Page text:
5.Silicon Carbide Technology

5-4 SiC Semiconductor Crystal Growth

5-4 SiC Semiconductor Crystal Growth As of this writing, much of the outstanding theoretical promise of SiC electronics highlighted in the previous section has largely gone unrealized. A brief historical examination quickly shows that serious shortcomings in SiC semiconductor material manufacturability and quality have greatly hindered the development of SiC semiconductor electronics. From [...]

5-4-1 Historical Lack of SiC Wafers

5-4-1 Historical Lack of SiC Wafers Reproducible wafers of reasonable consistency, size, quality, and availability are a prerequisite for commercial mass production of semiconductor electronics. Many semiconductor materials can be melted and reproducibly recrystallized into large single crystals with the aid of a seed crystal, such as in the Czochralski method employed in [...]

5-4-2 Growth of 3C-SiC on Large-Area (Silicon) Substrates

5-4-2 Growth of 3C-SiC on Large-Area (Silicon) Substrates Despite the absence of SiC substrates, the potential benefits of SiC hostile-environment electronics nevertheless drove modest research efforts aimed at obtaining SiC in a manufacturable wafer form.Toward this end, the heteroepitaxial growth of single-crystal SiC layers on top of large-area siliconsubstrates was [...]

5-4-3 Growth of Hexagonal Polytype SiC Wafers

5-4-3 Growth of Hexagonal Polytype SiC Wafers In the late 1970s, Tairov and Tzvetkov established the basic principles of a modified seeded sublimation growth process for growth of 6H-SiC. This process, also referred to as the modified Lely process,was a breakthrough for SiC in that it offered the first possibility [...]

5-4-4 SiC Epilayers

5-4-4 SiC Epilayers Most SiC electronic devices are not fabricated directly in sublimation-grown wafers, but are instead fabricated in much higher quality epitaxial SiC layers that are grown on top of the initial sublimationgrown wafer. Well-grown SiC epilayers have superior electrical properties and are more controllable and reproducible than bulk [...]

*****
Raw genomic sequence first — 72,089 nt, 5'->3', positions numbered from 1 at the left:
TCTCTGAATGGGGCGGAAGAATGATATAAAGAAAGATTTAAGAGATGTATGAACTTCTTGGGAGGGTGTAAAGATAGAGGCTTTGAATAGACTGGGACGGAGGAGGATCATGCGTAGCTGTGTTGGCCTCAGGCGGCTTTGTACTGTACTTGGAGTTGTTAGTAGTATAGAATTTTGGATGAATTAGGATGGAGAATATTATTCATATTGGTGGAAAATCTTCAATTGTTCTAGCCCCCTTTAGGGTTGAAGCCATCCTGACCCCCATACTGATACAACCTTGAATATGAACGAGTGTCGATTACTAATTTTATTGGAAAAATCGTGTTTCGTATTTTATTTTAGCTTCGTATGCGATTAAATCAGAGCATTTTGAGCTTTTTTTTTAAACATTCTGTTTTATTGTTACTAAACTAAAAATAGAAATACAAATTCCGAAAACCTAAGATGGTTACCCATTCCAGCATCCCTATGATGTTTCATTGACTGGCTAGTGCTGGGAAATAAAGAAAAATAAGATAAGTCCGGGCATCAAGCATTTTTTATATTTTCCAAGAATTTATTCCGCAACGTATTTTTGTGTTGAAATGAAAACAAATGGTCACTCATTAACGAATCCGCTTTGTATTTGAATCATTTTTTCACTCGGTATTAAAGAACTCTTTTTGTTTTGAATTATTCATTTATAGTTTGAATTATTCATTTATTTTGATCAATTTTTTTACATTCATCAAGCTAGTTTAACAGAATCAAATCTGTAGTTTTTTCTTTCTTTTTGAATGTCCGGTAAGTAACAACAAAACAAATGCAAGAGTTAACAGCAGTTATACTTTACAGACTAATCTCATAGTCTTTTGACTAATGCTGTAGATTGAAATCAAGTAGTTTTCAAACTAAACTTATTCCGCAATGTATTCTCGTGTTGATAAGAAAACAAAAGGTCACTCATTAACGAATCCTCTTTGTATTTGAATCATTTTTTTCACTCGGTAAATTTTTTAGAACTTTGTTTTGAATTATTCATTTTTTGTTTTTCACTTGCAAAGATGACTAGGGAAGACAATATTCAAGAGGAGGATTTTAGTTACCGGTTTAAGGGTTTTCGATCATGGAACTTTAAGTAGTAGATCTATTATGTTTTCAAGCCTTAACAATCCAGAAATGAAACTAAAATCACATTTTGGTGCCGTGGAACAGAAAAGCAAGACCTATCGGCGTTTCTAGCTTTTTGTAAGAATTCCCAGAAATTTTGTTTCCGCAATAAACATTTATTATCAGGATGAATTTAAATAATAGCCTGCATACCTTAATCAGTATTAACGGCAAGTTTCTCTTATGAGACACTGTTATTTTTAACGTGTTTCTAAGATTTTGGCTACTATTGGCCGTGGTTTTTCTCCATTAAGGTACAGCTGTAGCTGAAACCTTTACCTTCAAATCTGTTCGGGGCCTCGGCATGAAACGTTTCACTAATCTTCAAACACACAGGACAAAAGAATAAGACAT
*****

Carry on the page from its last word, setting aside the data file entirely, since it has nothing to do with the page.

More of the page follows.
5-4-4-1 SiC Epitaxial Growth Processes

5-4-4-1 SiC Epitaxial Growth Processes An interesting variety of SiC epitaxial growth methodologies, ranging from liquid-phase epitaxy, molecular beam epitaxy, and chemical vapor deposition(CVD) have been investigated . The CVD growth technique is generally accepted as the most promising method for attaining epilayer reproducibility, quality, and throughputs required for mass [...]

5-4-4-2 SiC Epitaxial Growth Polytype Control

5-4-4-2 SiC Epitaxial Growth Polytype Control Homoepitaxial growth, whereby the polytype of the SiC epilayer matches the polytype of the SiC substrate, is accomplished by “step-controlled” epitaxy . Step-controlled epitaxy is based upon growing epilayers on an SiC wafer polished at an angle (called the “tilt-angle” or “off-axis angle”) of [...]

5-4-4-3 SiC Epilayer Doping

5-4-4-3 SiC Epilayer Doping In-situ doping during CVD epitaxial growth is primarily accomplished through the introduction of nitrogen (usually) for n-type and aluminum (usually trimethyl- or triethylaluminum) for p-type epilayers . Some alternative dopants such as phosphorus and boron have also been investigated for the n-and p-type epilayers, respectively . [...]

5-4-5 SiC Crystal Dislocation Defects

5-4-5 SiC Crystal Dislocation Defects Table 5.2 summarizes the major known dislocation defects found in present-day commercial 4H- and 6H-SiC wafers and epilayers . Since the active regions of devices reside in epilayers, the epilayer defect content is clearly of primary importance to SiC device performance. However, as evidenced by [...]

5-5 SiC Device Fundamentals

5-5 SiC Device Fundamentals To minimize the development and production costs of SiC electronics, it is important that SiC device fabrication takes advantage of existing silicon and GaAs wafer processing infrastructure as much as possible. As will be discussed in this section, most of the steps necessary to fabricate SiC [...]